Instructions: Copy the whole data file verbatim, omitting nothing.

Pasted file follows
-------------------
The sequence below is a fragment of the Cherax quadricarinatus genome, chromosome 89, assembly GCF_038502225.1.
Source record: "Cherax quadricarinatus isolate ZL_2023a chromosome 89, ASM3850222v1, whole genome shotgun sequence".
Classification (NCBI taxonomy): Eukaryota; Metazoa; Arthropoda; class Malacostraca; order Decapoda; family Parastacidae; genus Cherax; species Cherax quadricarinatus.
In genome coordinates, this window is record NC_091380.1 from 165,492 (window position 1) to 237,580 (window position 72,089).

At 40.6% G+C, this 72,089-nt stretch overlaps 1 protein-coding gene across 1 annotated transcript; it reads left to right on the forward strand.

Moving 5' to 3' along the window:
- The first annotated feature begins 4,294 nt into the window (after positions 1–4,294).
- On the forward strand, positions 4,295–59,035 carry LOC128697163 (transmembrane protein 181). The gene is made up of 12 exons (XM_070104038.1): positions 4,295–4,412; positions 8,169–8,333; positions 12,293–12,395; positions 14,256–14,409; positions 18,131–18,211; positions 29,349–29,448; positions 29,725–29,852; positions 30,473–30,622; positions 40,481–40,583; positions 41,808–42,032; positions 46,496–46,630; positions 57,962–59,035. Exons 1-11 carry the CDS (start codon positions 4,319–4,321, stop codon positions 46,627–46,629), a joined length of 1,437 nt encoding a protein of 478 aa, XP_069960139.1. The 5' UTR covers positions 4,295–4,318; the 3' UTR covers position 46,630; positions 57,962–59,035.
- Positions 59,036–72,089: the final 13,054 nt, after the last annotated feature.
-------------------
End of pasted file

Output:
The sequence below is a fragment of the Cherax quadricarinatus genome, chromosome 89, assembly GCF_038502225.1.
Source record: "Cherax quadricarinatus isolate ZL_2023a chromosome 89, ASM3850222v1, whole genome shotgun sequence".
Classification (NCBI taxonomy): Eukaryota; Metazoa; Arthropoda; class Malacostraca; order Decapoda; family Parastacidae; genus Cherax; species Cherax quadricarinatus.
In genome coordinates, this window is record NC_091380.1 from 165,492 (window position 1) to 237,580 (window position 72,089).

At 40.6% G+C, this 72,089-nt stretch overlaps 1 protein-coding gene across 1 annotated transcript; it reads left to right on the forward strand.

Moving 5' to 3' along the window:
- The first annotated feature begins 4,294 nt into the window (after positions 1–4,294).
- On the forward strand, positions 4,295–59,035 carry LOC128697163 (transmembrane protein 181). The gene is made up of 12 exons (XM_070104038.1): positions 4,295–4,412; positions 8,169–8,333; positions 12,293–12,395; positions 14,256–14,409; positions 18,131–18,211; positions 29,349–29,448; positions 29,725–29,852; positions 30,473–30,622; positions 40,481–40,583; positions 41,808–42,032; positions 46,496–46,630; positions 57,962–59,035. Exons 1-11 carry the CDS (start codon positions 4,319–4,321, stop codon positions 46,627–46,629), a joined length of 1,437 nt encoding a protein of 478 aa, XP_069960139.1. The 5' UTR covers positions 4,295–4,318; the 3' UTR covers position 46,630; positions 57,962–59,035.
- Positions 59,036–72,089: the final 13,054 nt, after the last annotated feature.